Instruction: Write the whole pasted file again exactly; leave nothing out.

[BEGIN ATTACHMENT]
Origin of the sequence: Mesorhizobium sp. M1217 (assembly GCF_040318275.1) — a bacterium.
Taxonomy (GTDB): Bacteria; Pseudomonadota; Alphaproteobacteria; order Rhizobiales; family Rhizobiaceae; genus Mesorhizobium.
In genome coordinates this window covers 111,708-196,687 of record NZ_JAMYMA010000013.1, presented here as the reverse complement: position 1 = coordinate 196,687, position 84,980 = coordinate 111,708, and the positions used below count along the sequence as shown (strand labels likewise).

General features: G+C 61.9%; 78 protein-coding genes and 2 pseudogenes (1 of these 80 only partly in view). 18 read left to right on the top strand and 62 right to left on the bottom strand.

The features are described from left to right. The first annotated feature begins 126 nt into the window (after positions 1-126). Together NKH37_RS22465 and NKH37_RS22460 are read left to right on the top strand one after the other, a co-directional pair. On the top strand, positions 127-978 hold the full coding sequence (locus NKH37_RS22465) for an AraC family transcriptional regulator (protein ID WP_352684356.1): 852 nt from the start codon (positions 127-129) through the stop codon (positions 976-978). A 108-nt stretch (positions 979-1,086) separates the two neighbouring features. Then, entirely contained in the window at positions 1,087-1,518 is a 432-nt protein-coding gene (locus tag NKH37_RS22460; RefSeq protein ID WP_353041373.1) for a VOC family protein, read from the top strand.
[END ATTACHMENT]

Origin of the sequence: Mesorhizobium sp. M1217 (assembly GCF_040318275.1) — a bacterium.
Taxonomy (GTDB): Bacteria; Pseudomonadota; Alphaproteobacteria; order Rhizobiales; family Rhizobiaceae; genus Mesorhizobium.
In genome coordinates this window covers 111,708-196,687 of record NZ_JAMYMA010000013.1, presented here as the reverse complement: position 1 = coordinate 196,687, position 84,980 = coordinate 111,708, and the positions used below count along the sequence as shown (strand labels likewise).

General features: G+C 61.9%; 78 protein-coding genes and 2 pseudogenes (1 of these 80 only partly in view). 18 read left to right on the top strand and 62 right to left on the bottom strand.

The features are described from left to right. The first annotated feature begins 126 nt into the window (after positions 1-126). Together NKH37_RS22465 and NKH37_RS22460 are read left to right on the top strand one after the other, a co-directional pair. On the top strand, positions 127-978 hold the full coding sequence (locus NKH37_RS22465) for an AraC family transcriptional regulator (protein ID WP_352684356.1): 852 nt from the start codon (positions 127-129) through the stop codon (positions 976-978). A 108-nt stretch (positions 979-1,086) separates the two neighbouring features. Then, entirely contained in the window at positions 1,087-1,518 is a 432-nt protein-coding gene (locus tag NKH37_RS22460; RefSeq protein ID WP_353041373.1) for a VOC family protein, read from the top strand.